What Are The Stages of Depression?

By: Nadia Khan

Updated November 03, 2020

Medically Reviewed By: Audrey Kelly, LMFT

Depression can develop so gradually that you might not even become aware of it until it consumes your life. While experiencing occasional bouts of sadness is normal, feeling sad and hopeless all the time is not. If you're unsure what constitutes depression, knowing the warning signs and understanding the stages can help you take proactive measures and cope with the illness.

Before you can fully understand the stages of depression, you first need to understand the illness and how the stages are defined. Once you have a better understanding of how depression feels or after discovering vividly the symptoms of depression, you'll be able to recognize them when they appear.

While all people experience depressive symptoms at some point in their lives, not all people experience depression that requires professional intervention. However, in this article we’ll talk about depression diagnosis, and general notes on treating depression through talk therapies as well as depression medications.

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What Constitutes Depression?

Depression refers to a medical health challenge that negatively influences that way you feel, think, and act for an extended period of time. Depression isn't mood fluctuations and tentative emotional responses to daily happenings or encountering difficult life experiences. Major depression is outrightly different; however, depression can occur for different reasons, nonetheless.

Common life events can bring on bouts of depression, such as loss, a death or the end of a relationship. In most cases, the afflicted grieves over a period of time and then returns to finding joy in life. However, when someone is depressed, the sadness persists and deepens, eventually affecting every aspect of life.

This form of depression, also called clinical depression or major depression, may materialize with no distinguishable trigger or event. You may not be able to pinpoint one specific reason to explain your depression, and despite your best efforts to 'get over it,' the depression will continue on for weeks and months.

In fact, that’s one of the major ways to tell major depression from regular experiences like grief or other kinds of adjustment. Major depression occurs because of an imbalance of chemicals in the brain. These can be caused by a number of issues, including difficult life circumstances and substance abuse, but that may seem to come on out of nowhere.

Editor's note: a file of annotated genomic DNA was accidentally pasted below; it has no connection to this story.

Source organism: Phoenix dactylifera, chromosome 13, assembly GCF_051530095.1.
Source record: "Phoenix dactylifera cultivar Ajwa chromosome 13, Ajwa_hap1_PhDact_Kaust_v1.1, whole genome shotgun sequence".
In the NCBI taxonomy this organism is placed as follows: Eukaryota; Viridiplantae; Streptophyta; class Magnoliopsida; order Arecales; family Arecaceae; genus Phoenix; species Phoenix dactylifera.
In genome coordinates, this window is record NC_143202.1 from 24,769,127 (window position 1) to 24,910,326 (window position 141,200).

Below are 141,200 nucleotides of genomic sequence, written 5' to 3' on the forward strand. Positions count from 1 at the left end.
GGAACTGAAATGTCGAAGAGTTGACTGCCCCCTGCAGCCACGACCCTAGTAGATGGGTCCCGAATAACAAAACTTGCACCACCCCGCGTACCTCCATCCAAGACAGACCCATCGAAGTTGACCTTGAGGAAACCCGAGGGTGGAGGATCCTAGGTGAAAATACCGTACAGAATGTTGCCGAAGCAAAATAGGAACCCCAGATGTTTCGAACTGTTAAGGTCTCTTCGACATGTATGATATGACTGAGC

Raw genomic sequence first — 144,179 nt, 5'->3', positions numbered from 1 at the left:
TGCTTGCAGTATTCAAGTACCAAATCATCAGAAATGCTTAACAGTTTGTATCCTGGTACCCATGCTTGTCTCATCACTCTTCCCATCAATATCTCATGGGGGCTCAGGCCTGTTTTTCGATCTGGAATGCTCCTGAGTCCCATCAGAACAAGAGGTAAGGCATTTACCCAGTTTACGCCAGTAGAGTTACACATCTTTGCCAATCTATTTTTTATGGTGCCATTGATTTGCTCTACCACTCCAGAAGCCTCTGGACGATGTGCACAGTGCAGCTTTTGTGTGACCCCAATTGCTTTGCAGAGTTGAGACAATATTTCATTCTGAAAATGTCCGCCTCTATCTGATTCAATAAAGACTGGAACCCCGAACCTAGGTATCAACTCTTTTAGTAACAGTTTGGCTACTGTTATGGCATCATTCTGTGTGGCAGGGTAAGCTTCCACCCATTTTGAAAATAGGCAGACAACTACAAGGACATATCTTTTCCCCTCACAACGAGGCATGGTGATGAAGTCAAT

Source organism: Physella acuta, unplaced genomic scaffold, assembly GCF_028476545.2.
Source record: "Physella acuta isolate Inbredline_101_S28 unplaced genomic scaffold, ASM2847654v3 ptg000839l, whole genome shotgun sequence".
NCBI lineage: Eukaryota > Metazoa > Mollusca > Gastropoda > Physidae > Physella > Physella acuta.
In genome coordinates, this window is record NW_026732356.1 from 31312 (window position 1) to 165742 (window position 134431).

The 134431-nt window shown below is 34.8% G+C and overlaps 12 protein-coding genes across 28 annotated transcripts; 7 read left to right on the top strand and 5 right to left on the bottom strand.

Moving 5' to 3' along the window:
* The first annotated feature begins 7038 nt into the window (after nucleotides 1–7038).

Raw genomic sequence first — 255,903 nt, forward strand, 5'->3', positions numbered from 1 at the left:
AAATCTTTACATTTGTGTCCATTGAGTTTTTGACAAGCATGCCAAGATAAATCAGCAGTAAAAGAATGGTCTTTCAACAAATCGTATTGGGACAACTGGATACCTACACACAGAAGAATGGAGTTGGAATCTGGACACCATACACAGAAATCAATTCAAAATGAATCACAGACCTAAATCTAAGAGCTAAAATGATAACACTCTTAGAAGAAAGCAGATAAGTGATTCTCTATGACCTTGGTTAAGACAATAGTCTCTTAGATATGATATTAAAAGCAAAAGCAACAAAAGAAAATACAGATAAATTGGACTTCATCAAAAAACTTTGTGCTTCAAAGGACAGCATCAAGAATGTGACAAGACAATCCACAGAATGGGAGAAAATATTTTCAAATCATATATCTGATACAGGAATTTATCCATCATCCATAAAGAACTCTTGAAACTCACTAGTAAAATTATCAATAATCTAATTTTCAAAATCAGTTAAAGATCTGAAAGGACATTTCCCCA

For some people, depression lasts as long as it takes for them to adjust to their “new normal” - possibly through the help of counseling or talk therapy. For others, depression lasts until their brain chemistry is restored through antidepressant medication. Most people see the best results in the shortest amount of time by combining these two approaches.

Symptoms of Depression

Depression isn’t a universal condition that is experienced in the exact same way by everyone. However, some common symptoms of depression, sometimes, can be identified. These may include feelings of pessimism, helplessness, worthlessness, guilt, irritability, restlessness.

Some people with major depression may also experience some other symptoms of depression including loss of interest in what you once found pleasurable; aches and pains; sleeping disorders; weight changes & appetite problems; deterioration of energy leading to fatigue, and difficulty remembering, concentrating, or making decisions.

When these feelings or some other basic symptoms of depression consistently occur for two weeks or more at several intervals within a year, it's diagnosed as a major depressive disorder. In its worst form, depression leads to suicidal thoughts, and some people even go on to develop psychosis. In these situations with psychosis and severe depression, hallucinations can occur. Nonetheless, even without psychotic symptoms, depression can become a very debilitating condition and should be taken seriously.

Since depression is highly treatable, it's important to recognize the warning signs so that you can seek professional help. However, in some situations, some people with major depression tend to be unaware of their challenges or fail to seek help when they discover that they have a depressive disorder.

For the reasons discussed in the previous section, developing depression takes some people months or years, making it difficult for them to realize that it has taken over. The symptoms can also be different for different kinds of people.

For example, women with depression are more likely to share their thoughts of despair or suicide with others while men with depression are more likely to turn to certain substances. In fact, “self-medicating” for depression – whether diagnosed or otherwise – with illicit drugs or alcohol is extremely common in both men and women with the condition. This often makes a depression diagnosis and treatment more difficult.

Are There Stages of Depression?

Depression does not manifest the same with everyone. The length of time it takes to develop, the symptoms, and the severity of the illness will vary.